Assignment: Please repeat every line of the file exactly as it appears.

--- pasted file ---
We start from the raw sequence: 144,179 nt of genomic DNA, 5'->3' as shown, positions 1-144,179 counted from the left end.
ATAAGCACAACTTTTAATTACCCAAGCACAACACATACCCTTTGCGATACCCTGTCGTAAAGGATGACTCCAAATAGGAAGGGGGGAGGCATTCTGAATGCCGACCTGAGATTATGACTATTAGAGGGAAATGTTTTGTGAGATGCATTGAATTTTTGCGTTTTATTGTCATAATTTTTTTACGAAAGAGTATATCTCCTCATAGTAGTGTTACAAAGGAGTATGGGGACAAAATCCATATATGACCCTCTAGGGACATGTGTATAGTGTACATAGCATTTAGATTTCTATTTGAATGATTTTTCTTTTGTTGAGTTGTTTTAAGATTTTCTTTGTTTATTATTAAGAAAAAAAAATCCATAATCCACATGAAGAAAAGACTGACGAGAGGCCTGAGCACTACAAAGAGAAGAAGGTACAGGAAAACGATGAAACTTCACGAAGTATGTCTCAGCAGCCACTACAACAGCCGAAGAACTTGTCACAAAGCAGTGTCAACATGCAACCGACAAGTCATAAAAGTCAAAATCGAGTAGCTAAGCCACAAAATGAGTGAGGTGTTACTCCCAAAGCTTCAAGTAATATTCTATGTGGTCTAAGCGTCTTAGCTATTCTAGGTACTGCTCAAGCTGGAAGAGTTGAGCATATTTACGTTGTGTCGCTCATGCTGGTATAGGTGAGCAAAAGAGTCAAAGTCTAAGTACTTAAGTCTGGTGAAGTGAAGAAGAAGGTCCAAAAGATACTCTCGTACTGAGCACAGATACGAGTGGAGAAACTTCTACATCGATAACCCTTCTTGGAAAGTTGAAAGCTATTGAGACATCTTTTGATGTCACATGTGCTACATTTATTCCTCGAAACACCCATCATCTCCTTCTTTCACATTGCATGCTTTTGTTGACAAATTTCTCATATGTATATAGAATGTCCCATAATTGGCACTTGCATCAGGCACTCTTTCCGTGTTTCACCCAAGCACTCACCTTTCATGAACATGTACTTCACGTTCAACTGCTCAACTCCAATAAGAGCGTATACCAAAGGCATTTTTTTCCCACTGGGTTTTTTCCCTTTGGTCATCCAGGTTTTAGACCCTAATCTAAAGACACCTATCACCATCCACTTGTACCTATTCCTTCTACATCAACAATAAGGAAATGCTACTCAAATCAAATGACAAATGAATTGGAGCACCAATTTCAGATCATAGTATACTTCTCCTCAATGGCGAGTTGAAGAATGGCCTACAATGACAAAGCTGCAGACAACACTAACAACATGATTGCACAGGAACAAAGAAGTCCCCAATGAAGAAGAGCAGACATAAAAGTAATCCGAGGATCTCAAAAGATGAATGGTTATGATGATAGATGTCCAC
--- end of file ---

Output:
We start from the raw sequence: 144,179 nt of genomic DNA, 5'->3' as shown, positions 1-144,179 counted from the left end.
ATAAGCACAACTTTTAATTACCCAAGCACAACACATACCCTTTGCGATACCCTGTCGTAAAGGATGACTCCAAATAGGAAGGGGGGAGGCATTCTGAATGCCGACCTGAGATTATGACTATTAGAGGGAAATGTTTTGTGAGATGCATTGAATTTTTGCGTTTTATTGTCATAATTTTTTTACGAAAGAGTATATCTCCTCATAGTAGTGTTACAAAGGAGTATGGGGACAAAATCCATATATGACCCTCTAGGGACATGTGTATAGTGTACATAGCATTTAGATTTCTATTTGAATGATTTTTCTTTTGTTGAGTTGTTTTAAGATTTTCTTTGTTTATTATTAAGAAAAAAAAATCCATAATCCACATGAAGAAAAGACTGACGAGAGGCCTGAGCACTACAAAGAGAAGAAGGTACAGGAAAACGATGAAACTTCACGAAGTATGTCTCAGCAGCCACTACAACAGCCGAAGAACTTGTCACAAAGCAGTGTCAACATGCAACCGACAAGTCATAAAAGTCAAAATCGAGTAGCTAAGCCACAAAATGAGTGAGGTGTTACTCCCAAAGCTTCAAGTAATATTCTATGTGGTCTAAGCGTCTTAGCTATTCTAGGTACTGCTCAAGCTGGAAGAGTTGAGCATATTTACGTTGTGTCGCTCATGCTGGTATAGGTGAGCAAAAGAGTCAAAGTCTAAGTACTTAAGTCTGGTGAAGTGAAGAAGAAGGTCCAAAAGATACTCTCGTACTGAGCACAGATACGAGTGGAGAAACTTCTACATCGATAACCCTTCTTGGAAAGTTGAAAGCTATTGAGACATCTTTTGATGTCACATGTGCTACATTTATTCCTCGAAACACCCATCATCTCCTTCTTTCACATTGCATGCTTTTGTTGACAAATTTCTCATATGTATATAGAATGTCCCATAATTGGCACTTGCATCAGGCACTCTTTCCGTGTTTCACCCAAGCACTCACCTTTCATGAACATGTACTTCACGTTCAACTGCTCAACTCCAATAAGAGCGTATACCAAAGGCATTTTTTTCCCACTGGGTTTTTTCCCTTTGGTCATCCAGGTTTTAGACCCTAATCTAAAGACACCTATCACCATCCACTTGTACCTATTCCTTCTACATCAACAATAAGGAAATGCTACTCAAATCAAATGACAAATGAATTGGAGCACCAATTTCAGATCATAGTATACTTCTCCTCAATGGCGAGTTGAAGAATGGCCTACAATGACAAAGCTGCAGACAACACTAACAACATGATTGCACAGGAACAAAGAAGTCCCCAATGAAGAAGAGCAGACATAAAAGTAATCCGAGGATCTCAAAAGATGAATGGTTATGATGATAGATGTCCAC